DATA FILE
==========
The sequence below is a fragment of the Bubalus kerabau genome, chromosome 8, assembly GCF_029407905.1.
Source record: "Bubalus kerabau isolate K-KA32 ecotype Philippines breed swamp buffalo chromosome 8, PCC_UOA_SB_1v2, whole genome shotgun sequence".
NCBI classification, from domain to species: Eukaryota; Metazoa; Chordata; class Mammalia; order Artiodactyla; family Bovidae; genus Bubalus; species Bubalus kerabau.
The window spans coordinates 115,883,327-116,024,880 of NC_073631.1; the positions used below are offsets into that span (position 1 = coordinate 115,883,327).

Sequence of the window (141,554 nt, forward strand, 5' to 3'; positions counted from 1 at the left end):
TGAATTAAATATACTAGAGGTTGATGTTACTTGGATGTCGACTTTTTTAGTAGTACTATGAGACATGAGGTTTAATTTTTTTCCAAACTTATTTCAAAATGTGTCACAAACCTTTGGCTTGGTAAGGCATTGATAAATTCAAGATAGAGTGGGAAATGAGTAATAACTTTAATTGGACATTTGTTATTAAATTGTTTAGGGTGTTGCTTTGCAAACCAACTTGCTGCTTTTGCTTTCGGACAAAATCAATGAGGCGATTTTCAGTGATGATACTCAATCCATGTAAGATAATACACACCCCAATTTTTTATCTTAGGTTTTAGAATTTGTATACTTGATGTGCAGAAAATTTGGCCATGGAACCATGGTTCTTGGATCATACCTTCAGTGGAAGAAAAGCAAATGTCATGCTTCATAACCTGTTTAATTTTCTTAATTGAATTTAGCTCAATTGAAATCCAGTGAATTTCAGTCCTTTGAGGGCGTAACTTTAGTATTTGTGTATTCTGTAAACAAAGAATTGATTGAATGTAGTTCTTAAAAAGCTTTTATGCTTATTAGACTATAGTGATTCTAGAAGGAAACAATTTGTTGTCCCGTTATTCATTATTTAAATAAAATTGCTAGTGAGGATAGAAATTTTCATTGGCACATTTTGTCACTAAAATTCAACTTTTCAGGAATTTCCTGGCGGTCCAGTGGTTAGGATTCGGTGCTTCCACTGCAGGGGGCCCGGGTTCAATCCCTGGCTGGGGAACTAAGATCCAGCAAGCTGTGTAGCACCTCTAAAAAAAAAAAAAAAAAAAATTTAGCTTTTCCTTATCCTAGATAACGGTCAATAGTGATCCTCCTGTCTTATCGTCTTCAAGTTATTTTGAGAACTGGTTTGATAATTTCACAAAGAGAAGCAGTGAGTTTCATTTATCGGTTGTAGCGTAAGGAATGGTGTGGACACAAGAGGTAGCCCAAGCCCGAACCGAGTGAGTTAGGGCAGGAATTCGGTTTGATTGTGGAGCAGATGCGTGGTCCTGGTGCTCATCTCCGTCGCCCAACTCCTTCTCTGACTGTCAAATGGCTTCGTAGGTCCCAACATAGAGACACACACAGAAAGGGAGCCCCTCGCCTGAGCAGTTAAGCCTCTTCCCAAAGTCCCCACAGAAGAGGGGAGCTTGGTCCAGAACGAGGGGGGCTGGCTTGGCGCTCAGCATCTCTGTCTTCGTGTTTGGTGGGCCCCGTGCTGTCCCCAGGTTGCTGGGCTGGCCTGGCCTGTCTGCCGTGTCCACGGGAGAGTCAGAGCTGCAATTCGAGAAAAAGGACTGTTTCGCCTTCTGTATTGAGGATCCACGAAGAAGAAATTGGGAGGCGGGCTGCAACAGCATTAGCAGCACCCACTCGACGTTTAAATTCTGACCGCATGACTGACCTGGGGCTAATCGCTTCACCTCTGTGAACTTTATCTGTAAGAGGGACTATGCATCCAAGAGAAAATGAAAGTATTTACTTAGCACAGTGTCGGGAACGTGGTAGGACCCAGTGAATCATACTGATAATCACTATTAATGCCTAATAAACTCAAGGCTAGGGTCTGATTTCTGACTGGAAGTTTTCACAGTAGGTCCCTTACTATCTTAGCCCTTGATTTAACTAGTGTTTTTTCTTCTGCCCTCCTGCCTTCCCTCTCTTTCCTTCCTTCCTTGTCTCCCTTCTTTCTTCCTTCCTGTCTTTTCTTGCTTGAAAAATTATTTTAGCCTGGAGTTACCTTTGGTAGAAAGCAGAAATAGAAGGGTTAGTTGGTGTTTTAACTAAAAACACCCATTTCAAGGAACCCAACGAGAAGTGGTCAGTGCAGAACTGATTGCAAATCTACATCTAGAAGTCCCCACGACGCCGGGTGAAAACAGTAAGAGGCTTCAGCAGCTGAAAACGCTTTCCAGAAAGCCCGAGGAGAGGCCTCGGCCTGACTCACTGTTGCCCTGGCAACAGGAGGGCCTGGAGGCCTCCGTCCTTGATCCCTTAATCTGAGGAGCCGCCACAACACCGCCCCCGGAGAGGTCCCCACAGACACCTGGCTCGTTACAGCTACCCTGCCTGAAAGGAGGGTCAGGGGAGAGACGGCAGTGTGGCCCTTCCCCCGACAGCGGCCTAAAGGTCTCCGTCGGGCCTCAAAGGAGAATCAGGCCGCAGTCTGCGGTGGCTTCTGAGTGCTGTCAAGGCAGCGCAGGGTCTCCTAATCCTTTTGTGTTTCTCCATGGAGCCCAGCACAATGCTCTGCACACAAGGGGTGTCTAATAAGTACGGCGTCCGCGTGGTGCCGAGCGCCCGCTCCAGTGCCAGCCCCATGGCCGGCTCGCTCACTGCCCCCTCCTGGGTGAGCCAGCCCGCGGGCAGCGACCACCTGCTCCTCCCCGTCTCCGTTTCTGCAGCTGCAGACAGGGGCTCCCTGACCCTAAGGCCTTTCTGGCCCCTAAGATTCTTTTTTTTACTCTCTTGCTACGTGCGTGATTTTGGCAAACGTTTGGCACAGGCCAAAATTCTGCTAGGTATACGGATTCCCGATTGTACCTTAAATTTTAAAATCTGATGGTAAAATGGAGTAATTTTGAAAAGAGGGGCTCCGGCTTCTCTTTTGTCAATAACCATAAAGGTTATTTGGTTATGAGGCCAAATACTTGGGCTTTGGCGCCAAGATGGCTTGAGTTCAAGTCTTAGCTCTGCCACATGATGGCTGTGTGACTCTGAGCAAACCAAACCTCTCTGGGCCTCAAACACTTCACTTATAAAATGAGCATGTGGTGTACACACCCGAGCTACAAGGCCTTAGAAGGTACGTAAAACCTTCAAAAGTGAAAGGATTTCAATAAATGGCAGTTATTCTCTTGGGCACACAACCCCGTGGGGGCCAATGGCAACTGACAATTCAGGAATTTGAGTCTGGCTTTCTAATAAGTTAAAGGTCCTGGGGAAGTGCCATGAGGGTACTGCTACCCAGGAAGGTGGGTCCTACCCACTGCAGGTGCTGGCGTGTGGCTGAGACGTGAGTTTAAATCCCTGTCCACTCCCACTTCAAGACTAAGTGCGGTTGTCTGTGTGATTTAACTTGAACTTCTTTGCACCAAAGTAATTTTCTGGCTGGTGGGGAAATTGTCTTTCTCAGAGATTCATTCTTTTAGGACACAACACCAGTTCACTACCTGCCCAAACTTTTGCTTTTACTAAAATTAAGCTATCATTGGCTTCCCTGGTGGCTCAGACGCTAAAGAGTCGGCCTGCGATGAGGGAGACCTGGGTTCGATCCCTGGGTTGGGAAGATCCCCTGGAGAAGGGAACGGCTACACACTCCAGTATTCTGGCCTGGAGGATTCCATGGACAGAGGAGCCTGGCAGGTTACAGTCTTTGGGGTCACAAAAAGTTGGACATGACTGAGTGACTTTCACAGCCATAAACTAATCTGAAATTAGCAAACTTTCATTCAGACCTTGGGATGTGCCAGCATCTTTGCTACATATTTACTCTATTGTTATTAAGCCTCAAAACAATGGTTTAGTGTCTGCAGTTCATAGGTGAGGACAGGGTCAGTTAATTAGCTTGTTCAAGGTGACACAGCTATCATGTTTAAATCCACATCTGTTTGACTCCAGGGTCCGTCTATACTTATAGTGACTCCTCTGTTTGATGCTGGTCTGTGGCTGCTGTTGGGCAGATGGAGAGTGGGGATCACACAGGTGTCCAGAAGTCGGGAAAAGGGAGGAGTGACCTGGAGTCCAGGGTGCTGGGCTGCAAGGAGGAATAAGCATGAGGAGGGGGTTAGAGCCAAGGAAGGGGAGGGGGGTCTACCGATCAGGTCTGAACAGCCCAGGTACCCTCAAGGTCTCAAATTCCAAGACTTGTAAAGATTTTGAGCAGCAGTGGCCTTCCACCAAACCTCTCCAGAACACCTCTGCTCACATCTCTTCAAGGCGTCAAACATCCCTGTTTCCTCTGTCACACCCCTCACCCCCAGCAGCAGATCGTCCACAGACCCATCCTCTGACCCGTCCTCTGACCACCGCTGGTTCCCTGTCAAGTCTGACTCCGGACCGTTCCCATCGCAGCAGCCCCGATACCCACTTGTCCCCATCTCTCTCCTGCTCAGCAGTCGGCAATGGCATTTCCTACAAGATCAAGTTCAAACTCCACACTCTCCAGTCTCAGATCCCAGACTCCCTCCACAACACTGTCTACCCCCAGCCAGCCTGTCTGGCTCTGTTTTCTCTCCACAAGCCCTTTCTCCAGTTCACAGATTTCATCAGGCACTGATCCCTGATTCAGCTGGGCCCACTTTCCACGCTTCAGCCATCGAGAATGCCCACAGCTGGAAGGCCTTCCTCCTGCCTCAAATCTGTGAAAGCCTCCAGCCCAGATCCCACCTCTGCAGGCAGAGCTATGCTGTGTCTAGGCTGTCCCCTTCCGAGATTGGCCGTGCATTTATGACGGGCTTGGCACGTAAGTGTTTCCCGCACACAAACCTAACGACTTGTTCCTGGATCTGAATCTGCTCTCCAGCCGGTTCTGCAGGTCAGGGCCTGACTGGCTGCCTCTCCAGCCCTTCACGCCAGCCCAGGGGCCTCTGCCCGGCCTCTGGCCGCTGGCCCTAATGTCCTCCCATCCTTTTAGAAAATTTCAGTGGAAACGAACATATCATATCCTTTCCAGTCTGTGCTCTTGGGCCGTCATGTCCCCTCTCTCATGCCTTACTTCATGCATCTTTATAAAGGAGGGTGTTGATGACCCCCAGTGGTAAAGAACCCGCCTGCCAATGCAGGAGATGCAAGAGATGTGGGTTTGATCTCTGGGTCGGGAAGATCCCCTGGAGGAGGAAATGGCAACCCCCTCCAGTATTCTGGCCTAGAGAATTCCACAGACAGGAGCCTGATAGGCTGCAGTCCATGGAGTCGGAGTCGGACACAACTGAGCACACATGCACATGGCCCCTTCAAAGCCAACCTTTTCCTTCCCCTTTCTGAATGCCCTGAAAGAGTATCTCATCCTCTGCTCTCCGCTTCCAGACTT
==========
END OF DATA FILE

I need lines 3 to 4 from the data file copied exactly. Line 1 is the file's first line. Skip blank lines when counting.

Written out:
NCBI classification, from domain to species: Eukaryota; Metazoa; Chordata; class Mammalia; order Artiodactyla; family Bovidae; genus Bubalus; species Bubalus kerabau.
The window spans coordinates 115,883,327-116,024,880 of NC_073631.1; the positions used below are offsets into that span (position 1 = coordinate 115,883,327).